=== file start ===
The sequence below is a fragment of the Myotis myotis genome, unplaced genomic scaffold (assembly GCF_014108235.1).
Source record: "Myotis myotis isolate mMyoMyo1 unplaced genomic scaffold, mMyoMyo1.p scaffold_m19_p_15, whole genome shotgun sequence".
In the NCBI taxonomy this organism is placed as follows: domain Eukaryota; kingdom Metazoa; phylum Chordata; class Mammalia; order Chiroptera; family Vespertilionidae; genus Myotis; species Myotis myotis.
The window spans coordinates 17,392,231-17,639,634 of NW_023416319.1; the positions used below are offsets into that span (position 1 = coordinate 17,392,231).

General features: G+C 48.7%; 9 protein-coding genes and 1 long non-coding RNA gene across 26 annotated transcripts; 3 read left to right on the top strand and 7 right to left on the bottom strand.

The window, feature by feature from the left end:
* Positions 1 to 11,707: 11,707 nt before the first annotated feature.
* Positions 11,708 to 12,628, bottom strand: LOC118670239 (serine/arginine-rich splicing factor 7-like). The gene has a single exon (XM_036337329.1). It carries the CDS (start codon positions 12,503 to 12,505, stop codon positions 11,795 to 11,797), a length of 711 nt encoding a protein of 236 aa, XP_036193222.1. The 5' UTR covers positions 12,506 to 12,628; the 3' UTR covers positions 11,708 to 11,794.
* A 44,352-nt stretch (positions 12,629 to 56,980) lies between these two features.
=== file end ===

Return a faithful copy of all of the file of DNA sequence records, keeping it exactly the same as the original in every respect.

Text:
The sequence below is a fragment of the Myotis myotis genome, unplaced genomic scaffold (assembly GCF_014108235.1).
Source record: "Myotis myotis isolate mMyoMyo1 unplaced genomic scaffold, mMyoMyo1.p scaffold_m19_p_15, whole genome shotgun sequence".
In the NCBI taxonomy this organism is placed as follows: domain Eukaryota; kingdom Metazoa; phylum Chordata; class Mammalia; order Chiroptera; family Vespertilionidae; genus Myotis; species Myotis myotis.
The window spans coordinates 17,392,231-17,639,634 of NW_023416319.1; the positions used below are offsets into that span (position 1 = coordinate 17,392,231).

General features: G+C 48.7%; 9 protein-coding genes and 1 long non-coding RNA gene across 26 annotated transcripts; 3 read left to right on the top strand and 7 right to left on the bottom strand.

The window, feature by feature from the left end:
* Positions 1 to 11,707: 11,707 nt before the first annotated feature.
* Positions 11,708 to 12,628, bottom strand: LOC118670239 (serine/arginine-rich splicing factor 7-like). The gene has a single exon (XM_036337329.1). It carries the CDS (start codon positions 12,503 to 12,505, stop codon positions 11,795 to 11,797), a length of 711 nt encoding a protein of 236 aa, XP_036193222.1. The 5' UTR covers positions 12,506 to 12,628; the 3' UTR covers positions 11,708 to 11,794.
* A 44,352-nt stretch (positions 12,629 to 56,980) lies between these two features.